There’s also their now routine cover of ‘Teenage Kicks’, which could almost be their theme song given that Tim Wheeler and pals seem to have barely aged since 1977 – the frontman stills porting his trademark Flying V and still enjoying extravagant spiralling solos on ‘Oh Yeah’ while Mark Hamilton prowls the stage with full Ramones-style low-slung bass. And yes, we get a frantic ‘Kung Fu’ from that debut full-length release, though the omission of ‘Angel Interceptor’ is both a puzzle and a big disappointment. However, it’s impossible not to forgive them following a storming closer in ‘Burn Baby Burn’.
The one sign of their ageing normally is drummer Rick McMurray inviting his kids onstage at the end. I say “his kids” – his younger brothers and sisters, surely?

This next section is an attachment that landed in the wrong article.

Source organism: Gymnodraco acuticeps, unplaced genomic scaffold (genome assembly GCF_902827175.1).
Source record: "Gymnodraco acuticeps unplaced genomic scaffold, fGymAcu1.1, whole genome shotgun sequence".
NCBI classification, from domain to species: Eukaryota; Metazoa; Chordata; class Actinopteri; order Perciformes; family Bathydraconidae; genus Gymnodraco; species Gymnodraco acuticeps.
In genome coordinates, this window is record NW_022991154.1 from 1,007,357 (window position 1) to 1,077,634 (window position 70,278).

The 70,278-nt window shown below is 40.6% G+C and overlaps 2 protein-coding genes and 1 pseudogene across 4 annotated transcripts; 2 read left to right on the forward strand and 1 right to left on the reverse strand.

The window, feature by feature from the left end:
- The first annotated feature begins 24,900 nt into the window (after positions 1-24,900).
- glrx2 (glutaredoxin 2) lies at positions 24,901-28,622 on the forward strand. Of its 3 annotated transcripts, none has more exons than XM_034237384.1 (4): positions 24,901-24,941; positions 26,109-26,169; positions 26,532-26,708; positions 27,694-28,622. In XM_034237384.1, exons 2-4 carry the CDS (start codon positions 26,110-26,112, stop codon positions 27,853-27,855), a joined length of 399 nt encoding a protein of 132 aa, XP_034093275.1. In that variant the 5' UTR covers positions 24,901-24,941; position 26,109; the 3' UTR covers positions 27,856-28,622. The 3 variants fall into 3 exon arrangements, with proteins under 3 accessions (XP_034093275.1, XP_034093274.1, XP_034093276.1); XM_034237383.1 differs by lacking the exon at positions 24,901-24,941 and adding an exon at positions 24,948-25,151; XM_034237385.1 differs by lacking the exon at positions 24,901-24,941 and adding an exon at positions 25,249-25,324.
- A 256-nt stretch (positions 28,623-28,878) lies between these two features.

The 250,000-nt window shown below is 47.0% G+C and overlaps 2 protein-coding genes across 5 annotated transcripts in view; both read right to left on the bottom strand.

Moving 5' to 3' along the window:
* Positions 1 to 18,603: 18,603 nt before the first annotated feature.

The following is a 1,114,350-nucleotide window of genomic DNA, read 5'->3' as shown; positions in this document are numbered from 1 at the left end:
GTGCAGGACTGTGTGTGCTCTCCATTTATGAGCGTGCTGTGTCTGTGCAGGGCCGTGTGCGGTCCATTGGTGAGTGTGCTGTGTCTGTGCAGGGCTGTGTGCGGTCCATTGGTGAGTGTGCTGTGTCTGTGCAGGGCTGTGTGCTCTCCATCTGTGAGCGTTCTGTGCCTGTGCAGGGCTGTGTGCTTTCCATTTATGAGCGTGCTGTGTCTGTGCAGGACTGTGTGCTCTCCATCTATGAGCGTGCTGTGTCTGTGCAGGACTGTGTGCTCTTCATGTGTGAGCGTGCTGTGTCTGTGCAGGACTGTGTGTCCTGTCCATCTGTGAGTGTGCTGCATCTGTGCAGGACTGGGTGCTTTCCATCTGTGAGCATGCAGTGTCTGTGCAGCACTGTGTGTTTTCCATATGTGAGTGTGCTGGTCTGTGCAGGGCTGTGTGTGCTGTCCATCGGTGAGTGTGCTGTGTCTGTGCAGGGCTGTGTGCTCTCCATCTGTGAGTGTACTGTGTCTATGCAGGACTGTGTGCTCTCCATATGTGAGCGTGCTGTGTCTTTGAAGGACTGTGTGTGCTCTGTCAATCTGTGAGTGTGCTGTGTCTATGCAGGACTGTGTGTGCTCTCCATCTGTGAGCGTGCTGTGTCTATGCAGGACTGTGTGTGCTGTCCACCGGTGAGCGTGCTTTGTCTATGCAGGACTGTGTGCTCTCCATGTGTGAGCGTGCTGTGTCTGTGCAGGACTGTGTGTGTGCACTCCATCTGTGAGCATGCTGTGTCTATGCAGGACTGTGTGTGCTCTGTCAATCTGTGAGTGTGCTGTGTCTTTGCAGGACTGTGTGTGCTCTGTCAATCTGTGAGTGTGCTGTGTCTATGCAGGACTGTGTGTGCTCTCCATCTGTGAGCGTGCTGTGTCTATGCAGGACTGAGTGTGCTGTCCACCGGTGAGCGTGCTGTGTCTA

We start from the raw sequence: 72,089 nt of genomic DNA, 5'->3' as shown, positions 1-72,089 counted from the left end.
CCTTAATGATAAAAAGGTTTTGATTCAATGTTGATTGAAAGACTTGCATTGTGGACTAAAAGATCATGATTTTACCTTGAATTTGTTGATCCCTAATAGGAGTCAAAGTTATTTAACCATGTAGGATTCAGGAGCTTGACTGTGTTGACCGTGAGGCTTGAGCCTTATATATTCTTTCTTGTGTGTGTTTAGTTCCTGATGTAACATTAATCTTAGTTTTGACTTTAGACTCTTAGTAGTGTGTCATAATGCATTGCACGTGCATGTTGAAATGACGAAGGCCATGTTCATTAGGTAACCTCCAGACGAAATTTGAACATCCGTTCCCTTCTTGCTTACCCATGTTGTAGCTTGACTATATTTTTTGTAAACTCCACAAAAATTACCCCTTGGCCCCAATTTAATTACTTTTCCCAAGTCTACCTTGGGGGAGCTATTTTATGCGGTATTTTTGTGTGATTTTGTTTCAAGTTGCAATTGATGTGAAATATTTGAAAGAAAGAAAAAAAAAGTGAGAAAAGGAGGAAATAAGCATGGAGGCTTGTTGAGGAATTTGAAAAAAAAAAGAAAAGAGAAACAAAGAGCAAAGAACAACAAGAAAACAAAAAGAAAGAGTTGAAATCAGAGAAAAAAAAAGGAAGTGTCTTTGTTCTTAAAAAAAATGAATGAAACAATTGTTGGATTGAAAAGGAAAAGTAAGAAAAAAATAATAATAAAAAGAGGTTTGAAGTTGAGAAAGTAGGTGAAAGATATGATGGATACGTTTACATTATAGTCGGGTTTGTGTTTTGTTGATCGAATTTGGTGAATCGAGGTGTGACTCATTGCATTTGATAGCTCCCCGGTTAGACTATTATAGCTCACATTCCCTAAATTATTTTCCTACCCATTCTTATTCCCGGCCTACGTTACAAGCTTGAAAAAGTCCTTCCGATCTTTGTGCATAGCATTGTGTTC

And so to the final acts – and what better choice than a band who can work a crowd into a frenzy with some sing-along material? So, The Snuts‘ appearance on the Breakout stage is a good choice, the Whitburn combo running through a set which climaxes in ‘Sing For Your Supper’, a ragged hook-ridden anthem which sparks a full-on festival moshpit complete with shoulder-balancing and near-adulation for the local heroes.
A hard act to follow for the Kaiser Chiefs – but in Ricky Wilson they have a man schooled in stagecraft long before his elevation to god-like TV show status. Clad in a Stevie McCrorie T-shirt, he’s a man with friends in high places – it’s Sir Tom Jones’ version of ‘War’ that booms out before Leeds quintet take the stage, and they kick into ‘Every Day I Love You Less and Less’. Once again, it’s a surprise quite how many singalong hits the headliners have, but it’s a back catalogue that is a perfect way to close the first day of the festival.